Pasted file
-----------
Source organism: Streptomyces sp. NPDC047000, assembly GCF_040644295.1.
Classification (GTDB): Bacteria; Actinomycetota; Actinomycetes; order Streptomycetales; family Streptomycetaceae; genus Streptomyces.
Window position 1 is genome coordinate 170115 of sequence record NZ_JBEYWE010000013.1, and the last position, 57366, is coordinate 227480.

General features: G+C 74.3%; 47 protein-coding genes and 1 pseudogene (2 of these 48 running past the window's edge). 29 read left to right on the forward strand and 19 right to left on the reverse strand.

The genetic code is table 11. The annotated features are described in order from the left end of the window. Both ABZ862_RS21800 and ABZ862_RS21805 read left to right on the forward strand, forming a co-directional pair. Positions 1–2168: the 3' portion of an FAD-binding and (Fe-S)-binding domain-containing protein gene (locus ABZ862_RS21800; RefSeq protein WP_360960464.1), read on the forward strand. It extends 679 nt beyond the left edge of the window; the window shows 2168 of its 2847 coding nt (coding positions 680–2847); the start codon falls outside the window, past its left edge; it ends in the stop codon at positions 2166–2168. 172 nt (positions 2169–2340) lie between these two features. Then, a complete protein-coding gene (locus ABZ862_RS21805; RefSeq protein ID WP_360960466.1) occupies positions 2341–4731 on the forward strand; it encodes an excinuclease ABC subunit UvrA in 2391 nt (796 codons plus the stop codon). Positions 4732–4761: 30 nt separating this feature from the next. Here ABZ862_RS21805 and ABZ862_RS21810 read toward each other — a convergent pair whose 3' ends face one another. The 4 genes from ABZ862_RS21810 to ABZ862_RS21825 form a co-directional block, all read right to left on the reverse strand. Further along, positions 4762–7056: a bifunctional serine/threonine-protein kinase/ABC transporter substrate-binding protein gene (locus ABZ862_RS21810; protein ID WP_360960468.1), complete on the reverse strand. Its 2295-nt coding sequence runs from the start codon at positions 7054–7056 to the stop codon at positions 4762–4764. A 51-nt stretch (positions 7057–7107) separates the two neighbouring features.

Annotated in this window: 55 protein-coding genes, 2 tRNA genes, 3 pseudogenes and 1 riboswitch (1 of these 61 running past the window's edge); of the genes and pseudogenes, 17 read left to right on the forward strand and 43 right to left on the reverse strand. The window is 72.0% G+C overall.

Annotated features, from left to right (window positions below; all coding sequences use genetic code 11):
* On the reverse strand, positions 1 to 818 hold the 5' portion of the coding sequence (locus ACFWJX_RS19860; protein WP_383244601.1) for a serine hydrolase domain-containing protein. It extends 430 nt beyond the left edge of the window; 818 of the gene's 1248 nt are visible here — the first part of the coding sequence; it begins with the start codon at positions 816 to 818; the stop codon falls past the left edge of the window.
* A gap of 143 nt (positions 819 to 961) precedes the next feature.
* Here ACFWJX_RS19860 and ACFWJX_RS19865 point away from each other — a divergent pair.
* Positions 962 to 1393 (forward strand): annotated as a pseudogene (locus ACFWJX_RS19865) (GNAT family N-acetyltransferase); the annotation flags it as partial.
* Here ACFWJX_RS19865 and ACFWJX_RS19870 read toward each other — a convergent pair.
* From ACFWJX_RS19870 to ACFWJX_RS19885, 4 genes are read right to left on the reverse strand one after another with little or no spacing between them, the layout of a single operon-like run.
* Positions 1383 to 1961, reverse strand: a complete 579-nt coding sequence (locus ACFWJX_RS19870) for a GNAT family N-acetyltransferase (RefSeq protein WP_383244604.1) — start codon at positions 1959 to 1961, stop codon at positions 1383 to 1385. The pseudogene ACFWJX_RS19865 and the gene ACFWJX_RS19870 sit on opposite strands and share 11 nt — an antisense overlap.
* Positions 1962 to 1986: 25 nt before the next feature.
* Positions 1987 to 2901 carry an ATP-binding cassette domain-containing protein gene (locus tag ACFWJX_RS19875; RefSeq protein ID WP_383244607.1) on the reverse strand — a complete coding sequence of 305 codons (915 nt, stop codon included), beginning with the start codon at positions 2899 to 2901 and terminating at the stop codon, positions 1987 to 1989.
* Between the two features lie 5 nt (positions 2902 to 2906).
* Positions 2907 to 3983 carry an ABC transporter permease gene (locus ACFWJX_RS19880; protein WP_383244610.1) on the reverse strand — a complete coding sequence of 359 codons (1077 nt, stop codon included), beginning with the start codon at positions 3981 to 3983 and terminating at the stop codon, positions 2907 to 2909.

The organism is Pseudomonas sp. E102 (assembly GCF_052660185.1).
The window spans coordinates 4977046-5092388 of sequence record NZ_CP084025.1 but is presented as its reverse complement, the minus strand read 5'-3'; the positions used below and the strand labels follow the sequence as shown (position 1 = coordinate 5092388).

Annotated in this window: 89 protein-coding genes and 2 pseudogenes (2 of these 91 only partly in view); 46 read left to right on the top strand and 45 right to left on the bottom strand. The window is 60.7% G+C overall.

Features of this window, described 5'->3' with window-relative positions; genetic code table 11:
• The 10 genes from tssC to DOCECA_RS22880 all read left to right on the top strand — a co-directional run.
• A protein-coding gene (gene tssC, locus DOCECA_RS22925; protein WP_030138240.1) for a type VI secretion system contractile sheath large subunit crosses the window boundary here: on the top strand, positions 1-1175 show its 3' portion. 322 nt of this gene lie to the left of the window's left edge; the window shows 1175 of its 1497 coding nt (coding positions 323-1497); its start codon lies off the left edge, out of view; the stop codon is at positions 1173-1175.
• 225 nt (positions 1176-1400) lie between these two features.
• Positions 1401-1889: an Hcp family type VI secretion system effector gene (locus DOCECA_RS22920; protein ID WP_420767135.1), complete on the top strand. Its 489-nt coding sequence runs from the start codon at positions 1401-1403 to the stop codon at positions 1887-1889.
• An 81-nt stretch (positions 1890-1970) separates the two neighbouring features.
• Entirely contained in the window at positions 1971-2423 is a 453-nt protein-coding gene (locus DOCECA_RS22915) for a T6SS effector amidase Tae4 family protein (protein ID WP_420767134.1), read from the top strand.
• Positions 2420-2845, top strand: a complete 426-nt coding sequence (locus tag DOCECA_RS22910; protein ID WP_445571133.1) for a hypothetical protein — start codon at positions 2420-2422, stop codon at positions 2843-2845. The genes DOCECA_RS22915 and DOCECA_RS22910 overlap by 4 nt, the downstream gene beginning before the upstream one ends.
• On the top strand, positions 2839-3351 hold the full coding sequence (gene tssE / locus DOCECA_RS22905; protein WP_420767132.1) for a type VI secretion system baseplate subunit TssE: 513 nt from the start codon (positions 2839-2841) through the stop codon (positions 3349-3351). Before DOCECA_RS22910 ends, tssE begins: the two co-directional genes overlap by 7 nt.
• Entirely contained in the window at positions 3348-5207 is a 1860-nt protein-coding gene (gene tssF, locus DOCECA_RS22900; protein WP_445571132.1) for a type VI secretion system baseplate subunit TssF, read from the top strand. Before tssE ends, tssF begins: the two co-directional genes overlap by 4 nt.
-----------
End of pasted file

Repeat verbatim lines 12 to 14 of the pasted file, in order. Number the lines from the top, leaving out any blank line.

* Here ACFWJX_RS19865 and ACFWJX_RS19870 read toward each other — a convergent pair.
* From ACFWJX_RS19870 to ACFWJX_RS19885, 4 genes are read right to left on the reverse strand one after another with little or no spacing between them, the layout of a single operon-like run.
* Positions 1383 to 1961, reverse strand: a complete 579-nt coding sequence (locus ACFWJX_RS19870) for a GNAT family N-acetyltransferase (RefSeq protein WP_383244604.1) — start codon at positions 1959 to 1961, stop codon at positions 1383 to 1385. The pseudogene ACFWJX_RS19865 and the gene ACFWJX_RS19870 sit on opposite strands and share 11 nt — an antisense overlap.